How can we support autistic people to recall events better?

Recalling specific past experiences is critical for various formal social interactions. You find them in a lot of everyday situations as well as formal ones. In policing, employment and healthcare interviews this specific recall can be quite important. When being questioned for a witness statement or interviewed for a job, how can you ensue you remember and report accurately? This can be difficult for autistic adults.  

What we know 

Autobiographical memories are personally experienced events and facts related to the self. They are organised hierarchically with cues activating the general memory followed by the specifics. Normally during retrieval, we must inhibit the irrelevant bits of information associated with the memory. The article suggests that autistic individuals may struggle with this due to having problems with using the self as an effective memory organisation system. This could be further affected by (as the article suggests): theory of mind, executive processing demands and difficulties, relational processing difficulties and struggling to form an implicit understanding of the questioner’s response. Difficulties in recall by autistic people are often characterised with an over-general recollection, retrieving fewer or less specific memories, and taking longer to do so. Our group also considered that self-insight linking with memory could be context dependent and pulling that out in an interview can be hard. An example could be in a job interview being asked to give an example of when you showed good communication skills. This can be difficult without the spoken context of the example needing to be in an employment setting. 

What the authors found 

The study found that Visual-Verbal prompting improved specificity of answers. This technique uses a gesture or image alongside verbal questioning to help with memory recall. In a healthcare setting this could include pointing to places on the body to aid memory of symptoms. The study also found that autistic participants did not have a lower proportion of relevant episodic detail: there was just more irrelevant detail alongside it. By having more detailed and explicit questions there may be less impact of the task demands that can interfere with memory recall. We wondered whether differing communication styles could have an impact on how an autistic person may answer the questions presented to them. Deciding what is relevant or not could also be a factor. Autistic people may not be able to figure out what information would be relevant to provide, so give too much information as a method to ensure they answer fully. Even just reporting why decisions were made or clarity of relevance during interviews can be insightful.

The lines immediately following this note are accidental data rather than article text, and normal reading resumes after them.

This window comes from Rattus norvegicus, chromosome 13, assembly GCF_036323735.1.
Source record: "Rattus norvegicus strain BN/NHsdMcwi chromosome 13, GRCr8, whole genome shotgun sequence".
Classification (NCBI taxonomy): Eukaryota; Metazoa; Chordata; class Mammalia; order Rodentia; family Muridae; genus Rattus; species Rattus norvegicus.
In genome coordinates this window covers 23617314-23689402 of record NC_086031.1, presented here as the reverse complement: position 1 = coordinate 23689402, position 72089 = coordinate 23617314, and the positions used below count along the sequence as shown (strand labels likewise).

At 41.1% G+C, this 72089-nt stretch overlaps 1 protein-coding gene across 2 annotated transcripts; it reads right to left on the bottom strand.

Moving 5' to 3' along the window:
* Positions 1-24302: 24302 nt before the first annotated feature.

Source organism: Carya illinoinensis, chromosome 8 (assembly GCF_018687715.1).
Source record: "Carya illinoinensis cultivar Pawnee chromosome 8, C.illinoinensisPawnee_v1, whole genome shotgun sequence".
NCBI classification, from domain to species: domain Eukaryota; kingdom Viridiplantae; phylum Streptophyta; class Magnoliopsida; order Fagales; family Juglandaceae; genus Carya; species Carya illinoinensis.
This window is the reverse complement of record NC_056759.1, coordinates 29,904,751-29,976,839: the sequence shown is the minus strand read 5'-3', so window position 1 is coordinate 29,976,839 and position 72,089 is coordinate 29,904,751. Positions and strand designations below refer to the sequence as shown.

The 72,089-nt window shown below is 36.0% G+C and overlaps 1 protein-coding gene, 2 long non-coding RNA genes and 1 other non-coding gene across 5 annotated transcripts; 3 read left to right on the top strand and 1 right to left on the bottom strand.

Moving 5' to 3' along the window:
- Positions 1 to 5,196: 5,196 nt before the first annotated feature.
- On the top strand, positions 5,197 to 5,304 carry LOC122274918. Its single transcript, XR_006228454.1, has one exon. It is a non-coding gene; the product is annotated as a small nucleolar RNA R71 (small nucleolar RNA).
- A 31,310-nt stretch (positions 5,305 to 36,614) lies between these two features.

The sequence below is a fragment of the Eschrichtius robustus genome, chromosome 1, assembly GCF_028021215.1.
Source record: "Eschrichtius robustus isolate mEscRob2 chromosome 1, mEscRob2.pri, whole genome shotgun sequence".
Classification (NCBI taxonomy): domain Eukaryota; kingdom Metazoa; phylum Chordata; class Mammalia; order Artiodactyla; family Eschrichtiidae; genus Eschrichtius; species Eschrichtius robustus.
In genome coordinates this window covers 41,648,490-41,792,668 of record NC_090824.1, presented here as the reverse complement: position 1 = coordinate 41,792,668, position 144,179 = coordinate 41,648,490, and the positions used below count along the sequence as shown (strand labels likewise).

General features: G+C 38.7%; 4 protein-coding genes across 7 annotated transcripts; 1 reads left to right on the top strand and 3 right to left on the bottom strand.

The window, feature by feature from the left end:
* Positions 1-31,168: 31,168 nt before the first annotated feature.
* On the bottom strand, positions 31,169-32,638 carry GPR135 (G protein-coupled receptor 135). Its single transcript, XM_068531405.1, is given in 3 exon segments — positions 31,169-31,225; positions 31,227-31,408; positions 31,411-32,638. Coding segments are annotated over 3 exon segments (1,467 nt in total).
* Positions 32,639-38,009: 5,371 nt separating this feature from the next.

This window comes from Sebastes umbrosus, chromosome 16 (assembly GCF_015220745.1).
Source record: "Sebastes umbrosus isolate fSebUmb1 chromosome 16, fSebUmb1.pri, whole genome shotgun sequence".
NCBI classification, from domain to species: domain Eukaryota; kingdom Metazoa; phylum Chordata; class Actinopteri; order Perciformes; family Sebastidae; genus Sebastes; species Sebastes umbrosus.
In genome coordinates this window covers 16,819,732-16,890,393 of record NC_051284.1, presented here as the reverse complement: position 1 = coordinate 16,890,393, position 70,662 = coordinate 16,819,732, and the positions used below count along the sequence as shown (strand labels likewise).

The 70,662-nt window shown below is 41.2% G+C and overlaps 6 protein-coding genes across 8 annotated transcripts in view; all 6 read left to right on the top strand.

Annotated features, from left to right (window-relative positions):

Our thoughts 

Our group felt that the study has a focus on listening to autistic people and their experiences which was important. Autistic people can experience problems with self-advocacy and unmasking in employment settings. Many have spoken about troubles with making inferences in settings such as meetings, understanding unspoken social rules and not always feeling able to ask questions. Within interviews, being given more cues may help with employment chances of autistic individuals, as it would remove the potential barrier of having to question the interviewer. We felt the phrase ‘more specific, more helpful’ was a good consideration to have when asking questions that rely on autobiographical memories, regardless of the setting they are being used in.   




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